“Jesus Revolution” — some thoughts

This post is an edited version of my comments to a recent Facebook discussion of the movie.

I just watched the movie last night. Yes, it seemed well done and compelling, and it filled me with nostalgia, but there were some areas where I wish they had been more accurate.

I’m not sure why they chose to cast Chuck Smith and Lonnie Frisbee as decades older than they actually were, and I thought this added a kind of weird dimension to the story. Chuck Smith was only 40 at the time, and he wasn’t some cranky old boring guy. Lonnie was a kid, not someone who was so much older than most of the hippies that he seemed like a has-been himself, or some weird hanger-on who, instead of acting his age, was trying to pretend he was still cool.

So I found that aspect a bit jarring and distracting. I left the movie trying to figure out what the main message or even the main story was. Was it that Lonnie had issues with pride and tried to take over? Was it the “theatrics”, that things would have all been fine if they had just stuck to the Bible and left out the healing stuff? Was it that God can use anyone, from brand new converts with major issues to elderly, boring preachers? Or was the real story the romance between Greg Laurie and Cathe, and the “Jesus Revolution” was just a backdrop to that?

I was a a young teenager during the early 1970’s, and I was hugely impacted by the Jesus Movement. It was an exciting time. But I saw most if not all of the hippie kids “fall away” afterwards. I think one of the big reasons is because — as the movie showed — so much was based on feelings and finding a replacement for drugs. So many kids I knew would go on and on about “getting high on Jesus” or about how the music made them feel, or about how Jesus was the most far-out guru ever. Also, many of the well-meaning Christians who ministered to the hippies ended up catering to them, changing church to attract and suit them, watering down the gospel, and not emphasizing the need for all believers to walk out a lifestyle of repentance, and to work out their salvation with fear and trembling. Once the “high” wore off, many of these hippies simply went on their hippy ways. The root causes of their rebellion and lack of purpose had never been fully addressed. For every Greg Laurie who managed to make it despite being thrust into leadership as an unqualified, unschooled, newbie convert kid, there were all sorts of similar stories where the kid crashed and burned and took a bunch of other kids down with him.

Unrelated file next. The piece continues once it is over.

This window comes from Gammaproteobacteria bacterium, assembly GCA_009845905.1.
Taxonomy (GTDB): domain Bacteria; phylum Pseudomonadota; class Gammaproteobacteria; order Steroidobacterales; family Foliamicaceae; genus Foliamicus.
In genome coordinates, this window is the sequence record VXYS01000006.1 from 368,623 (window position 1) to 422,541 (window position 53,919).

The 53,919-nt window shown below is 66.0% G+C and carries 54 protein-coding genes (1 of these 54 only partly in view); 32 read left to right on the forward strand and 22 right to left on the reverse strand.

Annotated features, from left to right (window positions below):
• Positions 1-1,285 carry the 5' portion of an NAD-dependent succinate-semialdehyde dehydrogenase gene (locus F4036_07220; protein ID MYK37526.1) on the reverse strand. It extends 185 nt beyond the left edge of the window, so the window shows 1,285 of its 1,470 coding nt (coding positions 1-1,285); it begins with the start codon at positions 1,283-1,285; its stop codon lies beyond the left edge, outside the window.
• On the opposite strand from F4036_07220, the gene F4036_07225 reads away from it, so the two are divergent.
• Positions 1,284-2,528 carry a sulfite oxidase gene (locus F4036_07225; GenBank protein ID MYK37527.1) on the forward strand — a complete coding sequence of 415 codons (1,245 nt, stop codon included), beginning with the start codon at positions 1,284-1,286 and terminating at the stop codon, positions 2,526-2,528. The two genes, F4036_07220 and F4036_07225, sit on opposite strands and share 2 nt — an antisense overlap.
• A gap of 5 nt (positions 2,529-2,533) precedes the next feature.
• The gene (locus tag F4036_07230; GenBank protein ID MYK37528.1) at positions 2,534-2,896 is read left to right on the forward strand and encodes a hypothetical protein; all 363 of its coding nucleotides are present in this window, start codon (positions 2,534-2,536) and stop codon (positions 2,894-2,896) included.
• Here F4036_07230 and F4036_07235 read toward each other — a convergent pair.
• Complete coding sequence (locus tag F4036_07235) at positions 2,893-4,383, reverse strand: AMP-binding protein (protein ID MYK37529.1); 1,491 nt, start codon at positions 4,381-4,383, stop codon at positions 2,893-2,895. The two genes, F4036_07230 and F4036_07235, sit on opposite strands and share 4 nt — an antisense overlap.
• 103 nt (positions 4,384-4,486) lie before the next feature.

The huge “falling away” after the Jesus Movement shook a lot of us to our very core. It took me until later adulthood to realize how much a truncated version of the gospel, a focus on emotionalism, and a lack of emphasis on spiritual growth and maturity played a role in that.

I think sin was not, as a whole, addressed enough during that time. And it was a major issue. Promiscuity among the hippies was far more extreme than in the youth of today. The Bible describes rebellion as a “sin of witchcraft”, yet this sin was rarely preached against and was often coddled if not encouraged. (For example, rather than modeling respect for elders, some Christians adopted and encouraged the hippie’s lack of respect.) Many hippies survived on the streets through panhandling, thievery, drug dealing, and even prostitution — suffice it to say that sin was rampant. The mistake of many who wanted to attract hippies is that they presented a false view of Christianity. It’s not all about replacing the cross with a dove, or about cool music that makes you feel good, or about feeling accepted just the way you are. It’s not about turning church services into something that is “culturally relevant” and makes us feel good.